Working Papers

Working Papers: Flory, Leibbrandt, Rott, Stoddard 2018

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Increasing Workplace Diversity: Evidence from a Recruiting Experiment at a Fortune 500 Company


Jeffrey A. Flory, Andreas Leibbrandt, Christina Rott, Olga Stoddard
Claremont McKenna College, Monash University, Maastricht University, Brigham Young University


The persistent lack of workplace diversity in management may lead to organizational vulnerabilities. White males occupy most high-profile positions in the largest U.S. corporations whereas African Americans, Hispanics, and women are clearly underrepresented in leadership roles. While many firms and other organizations have set ambitious goals to increase demographic diversity in their ranks, there is a dearth of empirical evidence on effective ways to reach them. We use a natural field experiment to test several hypotheses on effective means to attract minority candidates for top professional careers. By randomly varying the content in recruiting materials of a major financial services corporation with over 10,000 employees, we test different types of signals regarding the extent and manner in which the employer values diversity among its workers. We find that signaling explicit interest in employee diversity has a strong positive effect on interest in openings among racial minority candidates, the likelihood that they apply, and the probability that they are selected. These results uncover an effective method for disrupting monocultures in management through a minor intervention that influences sorting among job-seekers into high-profile careers. Read the full working paper here.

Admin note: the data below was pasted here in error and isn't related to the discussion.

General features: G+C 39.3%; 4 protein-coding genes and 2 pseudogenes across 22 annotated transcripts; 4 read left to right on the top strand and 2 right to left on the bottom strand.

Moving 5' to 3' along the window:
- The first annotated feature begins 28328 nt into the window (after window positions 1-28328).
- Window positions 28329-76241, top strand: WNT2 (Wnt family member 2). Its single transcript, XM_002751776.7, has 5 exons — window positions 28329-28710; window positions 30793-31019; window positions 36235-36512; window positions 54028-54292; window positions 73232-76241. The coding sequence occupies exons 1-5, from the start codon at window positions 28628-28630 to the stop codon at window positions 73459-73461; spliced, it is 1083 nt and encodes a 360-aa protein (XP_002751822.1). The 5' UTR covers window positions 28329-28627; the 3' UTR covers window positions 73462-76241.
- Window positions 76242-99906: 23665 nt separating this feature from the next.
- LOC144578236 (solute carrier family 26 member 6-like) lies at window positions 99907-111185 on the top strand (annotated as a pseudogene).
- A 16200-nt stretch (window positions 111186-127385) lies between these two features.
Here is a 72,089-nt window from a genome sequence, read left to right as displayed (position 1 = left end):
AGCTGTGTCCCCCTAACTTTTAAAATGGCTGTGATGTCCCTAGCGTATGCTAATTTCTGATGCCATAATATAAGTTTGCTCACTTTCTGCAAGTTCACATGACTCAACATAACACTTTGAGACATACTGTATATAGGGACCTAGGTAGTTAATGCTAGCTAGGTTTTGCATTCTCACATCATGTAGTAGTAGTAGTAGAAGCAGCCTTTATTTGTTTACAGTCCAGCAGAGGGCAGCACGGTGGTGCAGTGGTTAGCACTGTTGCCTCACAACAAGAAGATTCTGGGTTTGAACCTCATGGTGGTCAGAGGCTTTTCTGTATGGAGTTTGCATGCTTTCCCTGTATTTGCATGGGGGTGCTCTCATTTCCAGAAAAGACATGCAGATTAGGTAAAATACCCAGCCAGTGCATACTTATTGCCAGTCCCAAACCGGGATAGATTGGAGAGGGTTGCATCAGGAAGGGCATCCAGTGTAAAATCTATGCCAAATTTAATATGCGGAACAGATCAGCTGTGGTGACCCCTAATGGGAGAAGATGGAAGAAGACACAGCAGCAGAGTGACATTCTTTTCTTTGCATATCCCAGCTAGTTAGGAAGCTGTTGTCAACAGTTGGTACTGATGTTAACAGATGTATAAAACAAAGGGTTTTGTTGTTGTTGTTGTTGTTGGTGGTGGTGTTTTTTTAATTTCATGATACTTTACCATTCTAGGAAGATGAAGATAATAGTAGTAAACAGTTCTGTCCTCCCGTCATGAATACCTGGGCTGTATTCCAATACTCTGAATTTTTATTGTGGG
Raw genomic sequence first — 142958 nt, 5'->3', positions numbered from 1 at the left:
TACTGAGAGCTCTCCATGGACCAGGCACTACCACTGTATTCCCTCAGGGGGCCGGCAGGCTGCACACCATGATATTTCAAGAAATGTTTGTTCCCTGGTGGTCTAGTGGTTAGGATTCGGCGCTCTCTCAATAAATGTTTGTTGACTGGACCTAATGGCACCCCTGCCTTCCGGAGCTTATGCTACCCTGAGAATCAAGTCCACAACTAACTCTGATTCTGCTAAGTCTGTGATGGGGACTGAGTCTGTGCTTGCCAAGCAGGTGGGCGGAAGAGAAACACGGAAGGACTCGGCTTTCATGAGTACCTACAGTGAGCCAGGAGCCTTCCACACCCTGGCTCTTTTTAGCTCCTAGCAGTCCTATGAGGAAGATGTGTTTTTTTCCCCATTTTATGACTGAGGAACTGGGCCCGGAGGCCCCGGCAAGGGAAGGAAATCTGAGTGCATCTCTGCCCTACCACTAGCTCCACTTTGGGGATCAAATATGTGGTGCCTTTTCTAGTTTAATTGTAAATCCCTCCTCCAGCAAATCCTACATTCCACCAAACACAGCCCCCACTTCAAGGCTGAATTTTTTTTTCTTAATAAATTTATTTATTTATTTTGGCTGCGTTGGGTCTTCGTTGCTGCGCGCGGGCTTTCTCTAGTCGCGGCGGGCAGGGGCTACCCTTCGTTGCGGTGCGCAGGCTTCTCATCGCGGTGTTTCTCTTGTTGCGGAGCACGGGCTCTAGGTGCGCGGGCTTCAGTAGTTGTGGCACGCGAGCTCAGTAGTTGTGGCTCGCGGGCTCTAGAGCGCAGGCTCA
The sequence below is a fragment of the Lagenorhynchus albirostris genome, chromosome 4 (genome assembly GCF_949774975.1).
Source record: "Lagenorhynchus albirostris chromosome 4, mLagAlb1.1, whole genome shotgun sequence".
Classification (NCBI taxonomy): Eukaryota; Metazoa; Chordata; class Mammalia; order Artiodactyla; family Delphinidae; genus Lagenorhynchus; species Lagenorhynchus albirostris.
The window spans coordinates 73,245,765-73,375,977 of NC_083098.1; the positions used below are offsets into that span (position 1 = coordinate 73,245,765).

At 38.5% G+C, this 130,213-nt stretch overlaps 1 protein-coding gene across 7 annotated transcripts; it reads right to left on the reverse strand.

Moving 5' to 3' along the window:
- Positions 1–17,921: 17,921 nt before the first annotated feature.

Working Papers: Petters, Shroeder, 2017

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Laws enforcing female quotas to correct for gender imbalance in leading positions are becoming more popular. We experimentally study the short-term effect of such quotas. Between treatments, we vary whether the affirmed group is discriminated against or not. When quotas are introduced in settings without discrimination, we observe a decrease in the performance of the affirmed individuals. We also observe an increase in sabotage and a reduction in help received by affirmed types. When affirmed individuals are discriminated against, we do not observe these negative effects. Our findings suggest that perceived justification crucially determines the success of a quota intervention.